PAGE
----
Post-secondary educator Strayer Education (NASDAQ:STRA) reported its first-quarter 2004 financial results yesterday, continuing the trend of for-profit educators reporting record -- and often double-digit -- numbers. Revenues increased 26% to $46.1 million over Q1 2003 and earnings rose 29% to $11.5 million over the same period. As for per-share diluted earnings, those were up 25% to $11.5 million after 3.4% worth of annual share dilution had taken its toll.

Enrollment at Strayer's 27 campuses (which will grow to 30 by the end of this year) is booming. Total 2004 spring-term enrollments increased 23% to 20,681 students, and that number is continuing to rise: new student enrollments increased 29%. Numbers like these make you wonder how much longer can the growth keep going? Eventually, for-profit educators are going to run out of customers, as the nontraditional student pool dries up, right?

Maybe. But on the other hand, that may not matter. For the most surprising announcement in the company's earnings release, and Strayer's real coup for the year, is this: Strayer has begun poaching students from not-for-profit education!

And moreover, Strayer is doing this with the active cooperation of the public education system itself. Strayer announced yesterday that it has entered into an agreement with one of the nation's most prestigious public universities, the University of Virginia (specifically, its School of Continuing and Professional Studies), to share students.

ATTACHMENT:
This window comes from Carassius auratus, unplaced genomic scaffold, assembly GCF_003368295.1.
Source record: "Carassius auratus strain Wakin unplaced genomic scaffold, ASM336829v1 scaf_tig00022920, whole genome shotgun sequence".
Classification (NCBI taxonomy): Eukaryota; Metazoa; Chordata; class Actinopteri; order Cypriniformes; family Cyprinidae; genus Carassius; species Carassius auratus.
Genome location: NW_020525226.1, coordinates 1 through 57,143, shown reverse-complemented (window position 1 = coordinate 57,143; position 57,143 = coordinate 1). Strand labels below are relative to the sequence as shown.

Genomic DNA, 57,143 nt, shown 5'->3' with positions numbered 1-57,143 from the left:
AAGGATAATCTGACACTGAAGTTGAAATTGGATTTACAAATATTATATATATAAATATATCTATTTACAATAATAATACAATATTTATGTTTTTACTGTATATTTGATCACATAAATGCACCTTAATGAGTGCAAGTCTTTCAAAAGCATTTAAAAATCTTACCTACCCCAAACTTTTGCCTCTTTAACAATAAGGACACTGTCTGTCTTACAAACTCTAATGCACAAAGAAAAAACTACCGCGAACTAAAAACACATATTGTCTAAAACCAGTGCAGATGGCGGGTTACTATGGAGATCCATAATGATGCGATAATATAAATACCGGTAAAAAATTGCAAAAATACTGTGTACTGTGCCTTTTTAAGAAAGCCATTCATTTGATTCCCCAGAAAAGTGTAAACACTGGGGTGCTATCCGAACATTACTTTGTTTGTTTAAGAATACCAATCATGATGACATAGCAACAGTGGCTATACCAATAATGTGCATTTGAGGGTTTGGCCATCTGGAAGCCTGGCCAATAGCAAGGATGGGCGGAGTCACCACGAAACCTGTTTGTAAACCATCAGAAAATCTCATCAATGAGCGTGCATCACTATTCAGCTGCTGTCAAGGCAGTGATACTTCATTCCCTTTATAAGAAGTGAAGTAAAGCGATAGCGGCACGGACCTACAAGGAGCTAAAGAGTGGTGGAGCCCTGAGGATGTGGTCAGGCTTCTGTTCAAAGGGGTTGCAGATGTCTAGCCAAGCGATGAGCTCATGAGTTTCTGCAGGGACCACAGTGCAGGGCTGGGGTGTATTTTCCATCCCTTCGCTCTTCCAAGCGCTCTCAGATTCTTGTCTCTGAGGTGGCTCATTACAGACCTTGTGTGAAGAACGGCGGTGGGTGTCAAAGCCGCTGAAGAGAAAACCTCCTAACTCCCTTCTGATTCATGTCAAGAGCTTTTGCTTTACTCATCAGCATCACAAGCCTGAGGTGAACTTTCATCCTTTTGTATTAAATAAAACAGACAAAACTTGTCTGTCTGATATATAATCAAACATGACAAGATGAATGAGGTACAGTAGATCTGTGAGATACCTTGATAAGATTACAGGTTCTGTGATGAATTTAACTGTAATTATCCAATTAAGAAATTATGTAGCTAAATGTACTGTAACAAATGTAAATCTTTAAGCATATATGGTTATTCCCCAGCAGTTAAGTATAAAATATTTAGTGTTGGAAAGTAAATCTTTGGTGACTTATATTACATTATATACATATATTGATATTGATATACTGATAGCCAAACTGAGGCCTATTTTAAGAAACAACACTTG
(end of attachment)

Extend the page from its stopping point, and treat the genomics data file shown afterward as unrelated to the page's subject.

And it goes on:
Students participating in the program will be allowed to take six courses at UVA, six more at Strayer, and in return receive an MBA from Strayer and a graduate certificate from UVA. Now, I am not quite sure what a "graduate certificate" is, but if it were a diploma, I presume they would have said so. More likely, it is a kind of certificate of attendance, a "thank you for giving us money" prize awarded by UVA in lieu of a diploma, the issuance of which might dilute the UVA "brand."

If deals like this become common among other for-profit educators, Apollo Group (NASDAQ:APOL),Corinthian Colleges (NASDAQ:COCO), University of Phoenix Online (NASDAQ:UOPX), ITT Educational Services (NYSE:ESI) or Career Education (NASDAQ:CECO) for example, it may begin to allay some of the concerns that analysts have expressed about the possibility of sustained growth in the sector. What effect this would have on the nation's public education system, on the other hand, remains to be seen.

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Fool contributor Rich Smith owns no interest in any of the companies mentioned in this article. The Motley Fool has a disclosure policy .